Humans need iron to make hemoglobin, a protein in red blood cells that enables them to transport oxygen through the blood vessels. If you don’t have sufficient hemoglobin, your muscles and tissues won’t get enough oxygen to function effectively. That leads to a condition known as anemia.

How Many People Are Iron Deficient?

Iron deficiency anemia is the most common nutritional deficiency, affecting 30 percent of the world’s population. While it can affect anyone, it tends to affect women more than men. Women of reproductive age or who are pregnant have a much greater risk. 

According to data from the World Health Organization (WHO), nearly 30 percent of women aged 15 and 49 and almost 40 percent of children aged 6 to 59 months had anemia in 2019. 

Some studies also suggest that adults who don’t eat meat — female and male — have a higher prevalence of depleted iron stores and iron deficiency.

What Causes Iron Deficiency?

An insufficient intake of dietary iron can lead to iron deficiency and iron deficiency anemia. Blood loss caused by menstruation, gastrointestinal bleeding (peptic ulcers, polyps, etc.), surgery, injuries, and frequent blood donation can also result in iron deficiency. 

Other common causes of iron deficiency include:

  • Pregnancy. Pregnant people need more iron to meet their needs as well as the needs of their developing babies.
  • Intestinal disorders. Conditions such as celiac disease can affect a person’s ability to absorb iron and other nutrients.
  • Certain medications. Some research suggests that acid-suppressing medications may decrease iron absorption.
  • Chronic kidney disease. Patients with CKD often have low levels of erythropoietin (EPO), a hormone that tells the body to make red blood cells. Lower levels of EPO can lead to lower levels of red blood cells and anemia.

Why Is Iron Important?

Along with being necessary for the production of hemoglobin, iron is an essential component of myoglobin, a protein responsible for supplying oxygen to the muscles. It’s also vital for muscle metabolism, physical growth, brain development, and the production of some hormones.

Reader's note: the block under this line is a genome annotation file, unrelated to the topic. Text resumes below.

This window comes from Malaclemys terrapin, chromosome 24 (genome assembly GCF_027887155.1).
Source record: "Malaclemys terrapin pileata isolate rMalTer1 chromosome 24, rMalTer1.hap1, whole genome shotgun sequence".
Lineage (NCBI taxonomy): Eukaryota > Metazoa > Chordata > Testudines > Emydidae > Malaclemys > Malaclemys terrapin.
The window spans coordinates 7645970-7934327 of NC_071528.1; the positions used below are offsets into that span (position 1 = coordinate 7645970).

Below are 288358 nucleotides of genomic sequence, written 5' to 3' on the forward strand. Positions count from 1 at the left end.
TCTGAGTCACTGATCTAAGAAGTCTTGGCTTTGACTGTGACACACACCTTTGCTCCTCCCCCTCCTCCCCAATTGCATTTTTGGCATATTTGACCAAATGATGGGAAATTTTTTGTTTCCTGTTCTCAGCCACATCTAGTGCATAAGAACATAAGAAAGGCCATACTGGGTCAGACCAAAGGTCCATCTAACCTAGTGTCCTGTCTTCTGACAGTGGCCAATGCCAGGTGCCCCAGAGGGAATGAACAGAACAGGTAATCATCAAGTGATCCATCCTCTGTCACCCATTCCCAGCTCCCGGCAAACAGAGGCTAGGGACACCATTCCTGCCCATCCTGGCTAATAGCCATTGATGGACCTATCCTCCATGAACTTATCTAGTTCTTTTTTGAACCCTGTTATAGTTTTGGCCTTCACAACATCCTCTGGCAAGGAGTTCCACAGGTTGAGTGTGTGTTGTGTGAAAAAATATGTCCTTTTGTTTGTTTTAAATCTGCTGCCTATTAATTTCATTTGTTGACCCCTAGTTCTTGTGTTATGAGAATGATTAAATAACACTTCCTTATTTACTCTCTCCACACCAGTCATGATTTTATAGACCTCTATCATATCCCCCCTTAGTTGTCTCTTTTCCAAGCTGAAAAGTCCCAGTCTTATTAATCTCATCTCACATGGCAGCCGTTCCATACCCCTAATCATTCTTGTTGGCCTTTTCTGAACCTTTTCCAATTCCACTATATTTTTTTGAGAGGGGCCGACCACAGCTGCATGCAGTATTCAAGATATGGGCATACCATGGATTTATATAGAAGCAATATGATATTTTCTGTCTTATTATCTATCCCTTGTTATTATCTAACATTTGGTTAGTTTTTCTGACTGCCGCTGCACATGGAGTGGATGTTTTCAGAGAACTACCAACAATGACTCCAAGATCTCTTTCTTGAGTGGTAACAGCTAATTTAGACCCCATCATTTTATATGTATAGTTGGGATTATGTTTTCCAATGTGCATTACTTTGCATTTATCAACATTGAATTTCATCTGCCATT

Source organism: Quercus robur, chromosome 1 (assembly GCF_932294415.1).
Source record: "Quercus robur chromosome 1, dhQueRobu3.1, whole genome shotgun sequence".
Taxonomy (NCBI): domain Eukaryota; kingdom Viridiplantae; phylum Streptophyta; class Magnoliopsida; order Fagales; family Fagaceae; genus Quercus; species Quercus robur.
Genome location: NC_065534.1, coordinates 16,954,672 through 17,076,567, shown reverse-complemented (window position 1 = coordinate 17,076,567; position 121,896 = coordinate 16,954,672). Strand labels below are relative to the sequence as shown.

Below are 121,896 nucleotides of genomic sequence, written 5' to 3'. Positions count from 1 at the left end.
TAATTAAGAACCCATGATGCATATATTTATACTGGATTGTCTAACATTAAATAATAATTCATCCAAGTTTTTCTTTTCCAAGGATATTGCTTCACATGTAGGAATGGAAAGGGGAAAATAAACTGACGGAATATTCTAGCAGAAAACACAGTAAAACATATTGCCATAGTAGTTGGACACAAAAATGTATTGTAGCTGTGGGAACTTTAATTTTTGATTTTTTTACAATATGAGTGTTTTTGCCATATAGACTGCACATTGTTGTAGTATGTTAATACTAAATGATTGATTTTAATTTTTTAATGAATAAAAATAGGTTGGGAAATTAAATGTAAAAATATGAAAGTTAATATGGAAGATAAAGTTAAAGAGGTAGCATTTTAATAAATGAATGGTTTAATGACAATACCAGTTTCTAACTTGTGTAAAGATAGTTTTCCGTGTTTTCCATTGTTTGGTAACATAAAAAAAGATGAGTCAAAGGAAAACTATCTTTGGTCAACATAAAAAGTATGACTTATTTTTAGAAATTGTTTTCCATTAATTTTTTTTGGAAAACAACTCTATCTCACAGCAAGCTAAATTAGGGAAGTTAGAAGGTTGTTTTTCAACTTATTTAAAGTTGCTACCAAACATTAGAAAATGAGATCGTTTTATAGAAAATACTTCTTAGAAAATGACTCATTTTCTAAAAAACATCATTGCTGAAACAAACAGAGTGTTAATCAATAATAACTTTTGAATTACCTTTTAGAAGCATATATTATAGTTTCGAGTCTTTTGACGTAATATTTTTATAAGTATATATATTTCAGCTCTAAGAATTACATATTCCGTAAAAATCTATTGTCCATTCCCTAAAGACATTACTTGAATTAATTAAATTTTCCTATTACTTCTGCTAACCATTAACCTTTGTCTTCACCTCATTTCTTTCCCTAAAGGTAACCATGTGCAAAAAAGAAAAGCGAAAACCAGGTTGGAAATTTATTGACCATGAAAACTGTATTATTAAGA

What Are the Symptoms of Iron Deficiency?

One of the first and most common symptoms in many patients with iron deficiency is tiredness. The body’s tissues and muscles aren’t getting enough oxygen, depriving them of energy, which can leave a patient feeling fatigued. 

Additional symptoms of iron deficiency include:

  • Physical weakness 
  • Shortness of breath
  • Pale skin
  • Feeling cold, particularly in the hands and feet
  • Memory/thinking problems
  • Heart palpitations
  • Headaches
  • Brittle nails and hair
  • Inflammation and soreness of the tongue (glossitis)

Untreated iron deficiency can eventually lead to severe complications, including more frequent infections due to a weakened immune system, tachycardia, and heart failure. Pregnant women with iron deficiency may also experience issues such as premature birth, low birth weight, and an increased risk of postpartum depression. 

How Is Iron Deficiency Diagnosed and Treated?

Diagnosing iron deficiency typically requires blood tests. A complete blood count (CBC) can help determine the number, size, and color of a patient’s red blood cells. Blood tests can also check the patient’s hemoglobin and hematocrit levels, ferritin levels, serum iron levels, and iron-binding capacity. Additional testing, such as an endoscopy or ultrasound, may be necessary to determine the cause of the patient’s iron deficiency. 

There are a few treatment options for iron deficiency, including:

  • Dietary changes to include more iron-rich foods
  • Oral iron supplements
  • IV iron 
  • Medical or surgical interventions to treat the underlying problem
  • Blood transfusions

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